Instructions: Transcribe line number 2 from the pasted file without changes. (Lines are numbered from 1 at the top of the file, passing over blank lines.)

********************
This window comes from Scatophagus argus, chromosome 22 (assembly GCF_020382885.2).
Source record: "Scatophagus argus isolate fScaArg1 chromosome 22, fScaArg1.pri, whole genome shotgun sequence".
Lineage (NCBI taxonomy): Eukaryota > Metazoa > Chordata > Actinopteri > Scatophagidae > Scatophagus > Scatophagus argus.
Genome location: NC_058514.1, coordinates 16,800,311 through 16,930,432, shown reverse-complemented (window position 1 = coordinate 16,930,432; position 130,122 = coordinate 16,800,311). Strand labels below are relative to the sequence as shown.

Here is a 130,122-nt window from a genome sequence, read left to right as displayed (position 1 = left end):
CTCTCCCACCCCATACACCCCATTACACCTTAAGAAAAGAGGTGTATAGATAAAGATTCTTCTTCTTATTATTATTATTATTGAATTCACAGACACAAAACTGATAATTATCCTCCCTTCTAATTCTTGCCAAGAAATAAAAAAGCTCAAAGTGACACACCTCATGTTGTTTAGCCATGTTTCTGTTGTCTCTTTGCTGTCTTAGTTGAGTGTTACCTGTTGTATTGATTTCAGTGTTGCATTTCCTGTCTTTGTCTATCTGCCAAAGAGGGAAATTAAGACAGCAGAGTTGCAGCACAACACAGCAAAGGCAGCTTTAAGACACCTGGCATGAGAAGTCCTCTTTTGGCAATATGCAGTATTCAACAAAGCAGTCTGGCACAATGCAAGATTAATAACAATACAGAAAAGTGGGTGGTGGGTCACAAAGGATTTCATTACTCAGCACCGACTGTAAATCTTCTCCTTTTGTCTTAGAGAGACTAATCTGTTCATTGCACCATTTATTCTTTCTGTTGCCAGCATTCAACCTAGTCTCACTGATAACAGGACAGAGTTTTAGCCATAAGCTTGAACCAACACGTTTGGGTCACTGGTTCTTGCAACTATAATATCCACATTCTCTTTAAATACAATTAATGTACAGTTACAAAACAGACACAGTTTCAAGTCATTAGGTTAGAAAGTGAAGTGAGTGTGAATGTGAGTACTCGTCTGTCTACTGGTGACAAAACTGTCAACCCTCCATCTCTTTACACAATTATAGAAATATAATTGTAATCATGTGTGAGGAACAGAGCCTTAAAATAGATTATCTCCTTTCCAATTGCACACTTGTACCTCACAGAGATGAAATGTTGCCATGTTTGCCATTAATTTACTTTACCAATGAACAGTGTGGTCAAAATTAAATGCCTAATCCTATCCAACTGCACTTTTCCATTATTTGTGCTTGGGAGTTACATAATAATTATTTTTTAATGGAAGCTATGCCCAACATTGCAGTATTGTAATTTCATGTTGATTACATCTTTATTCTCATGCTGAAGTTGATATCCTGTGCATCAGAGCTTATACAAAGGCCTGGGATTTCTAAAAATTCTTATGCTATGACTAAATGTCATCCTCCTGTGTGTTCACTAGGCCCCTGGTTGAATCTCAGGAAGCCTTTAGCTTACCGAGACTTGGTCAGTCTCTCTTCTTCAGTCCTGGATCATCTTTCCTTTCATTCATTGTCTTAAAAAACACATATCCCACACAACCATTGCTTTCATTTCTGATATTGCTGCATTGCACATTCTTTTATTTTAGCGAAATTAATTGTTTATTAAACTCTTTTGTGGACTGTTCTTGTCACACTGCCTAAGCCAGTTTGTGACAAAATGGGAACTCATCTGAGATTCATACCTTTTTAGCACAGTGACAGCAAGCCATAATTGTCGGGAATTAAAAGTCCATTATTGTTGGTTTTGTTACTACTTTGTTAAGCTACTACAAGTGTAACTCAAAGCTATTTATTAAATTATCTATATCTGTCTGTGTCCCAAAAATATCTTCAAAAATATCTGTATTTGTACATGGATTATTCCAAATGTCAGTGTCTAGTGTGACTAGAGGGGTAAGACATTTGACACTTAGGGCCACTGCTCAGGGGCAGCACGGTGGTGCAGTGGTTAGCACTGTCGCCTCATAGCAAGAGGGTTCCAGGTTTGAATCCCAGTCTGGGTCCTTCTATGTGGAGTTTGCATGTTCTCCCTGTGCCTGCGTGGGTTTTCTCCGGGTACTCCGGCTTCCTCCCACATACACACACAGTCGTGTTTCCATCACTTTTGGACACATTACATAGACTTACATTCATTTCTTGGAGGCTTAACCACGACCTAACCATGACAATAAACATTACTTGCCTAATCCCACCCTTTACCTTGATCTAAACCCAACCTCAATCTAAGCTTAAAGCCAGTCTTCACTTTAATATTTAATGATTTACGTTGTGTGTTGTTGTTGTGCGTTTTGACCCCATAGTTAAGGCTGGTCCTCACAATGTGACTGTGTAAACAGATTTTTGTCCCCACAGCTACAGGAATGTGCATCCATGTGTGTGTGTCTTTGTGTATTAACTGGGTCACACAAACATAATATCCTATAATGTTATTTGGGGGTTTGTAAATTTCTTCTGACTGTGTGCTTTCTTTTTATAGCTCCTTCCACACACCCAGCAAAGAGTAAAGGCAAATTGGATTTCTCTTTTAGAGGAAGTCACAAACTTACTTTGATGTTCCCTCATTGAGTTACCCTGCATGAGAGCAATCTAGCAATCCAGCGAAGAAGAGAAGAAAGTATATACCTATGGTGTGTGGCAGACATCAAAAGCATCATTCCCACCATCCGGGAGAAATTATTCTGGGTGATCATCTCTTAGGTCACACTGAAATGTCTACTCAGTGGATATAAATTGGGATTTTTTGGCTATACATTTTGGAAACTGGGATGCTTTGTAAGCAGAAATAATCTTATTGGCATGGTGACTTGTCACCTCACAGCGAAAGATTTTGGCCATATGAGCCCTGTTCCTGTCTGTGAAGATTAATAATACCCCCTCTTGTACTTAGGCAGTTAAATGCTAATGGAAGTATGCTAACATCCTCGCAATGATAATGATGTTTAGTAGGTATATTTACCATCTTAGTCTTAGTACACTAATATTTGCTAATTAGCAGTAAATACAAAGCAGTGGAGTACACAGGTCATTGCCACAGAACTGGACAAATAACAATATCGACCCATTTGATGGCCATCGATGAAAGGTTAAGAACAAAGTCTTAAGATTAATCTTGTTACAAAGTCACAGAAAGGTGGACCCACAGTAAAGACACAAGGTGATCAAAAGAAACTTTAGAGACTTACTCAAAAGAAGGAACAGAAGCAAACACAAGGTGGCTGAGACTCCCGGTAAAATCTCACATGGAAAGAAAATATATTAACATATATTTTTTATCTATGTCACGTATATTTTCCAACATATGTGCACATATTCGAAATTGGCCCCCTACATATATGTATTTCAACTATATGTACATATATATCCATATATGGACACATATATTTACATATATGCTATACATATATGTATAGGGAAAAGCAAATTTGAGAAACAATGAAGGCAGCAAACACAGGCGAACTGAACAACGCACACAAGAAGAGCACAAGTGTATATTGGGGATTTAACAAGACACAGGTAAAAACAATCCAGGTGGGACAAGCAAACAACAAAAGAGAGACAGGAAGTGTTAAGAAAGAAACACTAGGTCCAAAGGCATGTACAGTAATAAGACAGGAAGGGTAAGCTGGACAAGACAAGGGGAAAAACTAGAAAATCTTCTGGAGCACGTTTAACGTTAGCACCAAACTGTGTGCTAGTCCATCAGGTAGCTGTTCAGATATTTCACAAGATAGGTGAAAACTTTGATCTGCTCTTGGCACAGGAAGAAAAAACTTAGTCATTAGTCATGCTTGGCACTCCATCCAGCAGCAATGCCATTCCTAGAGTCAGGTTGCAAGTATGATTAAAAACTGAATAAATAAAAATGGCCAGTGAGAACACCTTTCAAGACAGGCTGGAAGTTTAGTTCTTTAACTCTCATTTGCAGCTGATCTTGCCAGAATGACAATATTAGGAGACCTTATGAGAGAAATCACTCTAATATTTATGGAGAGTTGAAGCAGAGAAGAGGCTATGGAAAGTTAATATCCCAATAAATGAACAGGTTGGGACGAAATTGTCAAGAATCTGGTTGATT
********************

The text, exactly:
Source record: "Scatophagus argus isolate fScaArg1 chromosome 22, fScaArg1.pri, whole genome shotgun sequence".